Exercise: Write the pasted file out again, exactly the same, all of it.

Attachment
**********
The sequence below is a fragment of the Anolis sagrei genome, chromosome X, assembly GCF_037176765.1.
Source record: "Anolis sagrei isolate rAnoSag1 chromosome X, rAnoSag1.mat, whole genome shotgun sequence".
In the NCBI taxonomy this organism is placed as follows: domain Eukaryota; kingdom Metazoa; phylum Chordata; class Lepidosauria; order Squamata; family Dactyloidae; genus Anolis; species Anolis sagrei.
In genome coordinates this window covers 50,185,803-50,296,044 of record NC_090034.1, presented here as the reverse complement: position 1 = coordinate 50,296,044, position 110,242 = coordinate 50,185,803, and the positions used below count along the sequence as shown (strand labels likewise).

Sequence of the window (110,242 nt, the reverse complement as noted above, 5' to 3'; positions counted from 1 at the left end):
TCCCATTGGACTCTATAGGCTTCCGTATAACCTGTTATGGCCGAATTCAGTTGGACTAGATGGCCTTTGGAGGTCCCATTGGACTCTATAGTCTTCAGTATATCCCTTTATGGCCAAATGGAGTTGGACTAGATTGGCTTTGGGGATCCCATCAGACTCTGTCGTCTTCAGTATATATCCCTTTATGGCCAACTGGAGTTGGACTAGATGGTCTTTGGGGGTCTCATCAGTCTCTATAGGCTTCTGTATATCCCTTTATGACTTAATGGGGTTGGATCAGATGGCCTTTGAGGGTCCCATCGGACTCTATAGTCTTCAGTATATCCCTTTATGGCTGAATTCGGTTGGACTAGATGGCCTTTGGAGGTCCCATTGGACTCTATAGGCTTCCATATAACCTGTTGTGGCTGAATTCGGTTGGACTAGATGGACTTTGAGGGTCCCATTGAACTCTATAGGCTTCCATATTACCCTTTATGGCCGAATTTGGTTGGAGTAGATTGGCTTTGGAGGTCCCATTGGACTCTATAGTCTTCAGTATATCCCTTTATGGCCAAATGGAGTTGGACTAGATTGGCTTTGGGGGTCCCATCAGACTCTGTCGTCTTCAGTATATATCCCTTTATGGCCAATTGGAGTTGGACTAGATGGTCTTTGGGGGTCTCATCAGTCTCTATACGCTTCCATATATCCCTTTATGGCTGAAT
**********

The sequence below is a fragment of the Anolis sagrei genome, chromosome X, assembly GCF_037176765.1.
Source record: "Anolis sagrei isolate rAnoSag1 chromosome X, rAnoSag1.mat, whole genome shotgun sequence".
In the NCBI taxonomy this organism is placed as follows: domain Eukaryota; kingdom Metazoa; phylum Chordata; class Lepidosauria; order Squamata; family Dactyloidae; genus Anolis; species Anolis sagrei.
In genome coordinates this window covers 50,185,803-50,296,044 of record NC_090034.1, presented here as the reverse complement: position 1 = coordinate 50,296,044, position 110,242 = coordinate 50,185,803, and the positions used below count along the sequence as shown (strand labels likewise).

Sequence of the window (110,242 nt, the reverse complement as noted above, 5' to 3'; positions counted from 1 at the left end):
TCCCATTGGACTCTATAGGCTTCCGTATAACCTGTTATGGCCGAATTCAGTTGGACTAGATGGCCTTTGGAGGTCCCATTGGACTCTATAGTCTTCAGTATATCCCTTTATGGCCAAATGGAGTTGGACTAGATTGGCTTTGGGGATCCCATCAGACTCTGTCGTCTTCAGTATATATCCCTTTATGGCCAACTGGAGTTGGACTAGATGGTCTTTGGGGGTCTCATCAGTCTCTATAGGCTTCTGTATATCCCTTTATGACTTAATGGGGTTGGATCAGATGGCCTTTGAGGGTCCCATCGGACTCTATAGTCTTCAGTATATCCCTTTATGGCTGAATTCGGTTGGACTAGATGGCCTTTGGAGGTCCCATTGGACTCTATAGGCTTCCATATAACCTGTTGTGGCTGAATTCGGTTGGACTAGATGGACTTTGAGGGTCCCATTGAACTCTATAGGCTTCCATATTACCCTTTATGGCCGAATTTGGTTGGAGTAGATTGGCTTTGGAGGTCCCATTGGACTCTATAGTCTTCAGTATATCCCTTTATGGCCAAATGGAGTTGGACTAGATTGGCTTTGGGGGTCCCATCAGACTCTGTCGTCTTCAGTATATATCCCTTTATGGCCAATTGGAGTTGGACTAGATGGTCTTTGGGGGTCTCATCAGTCTCTATACGCTTCCATATATCCCTTTATGGCTGAAT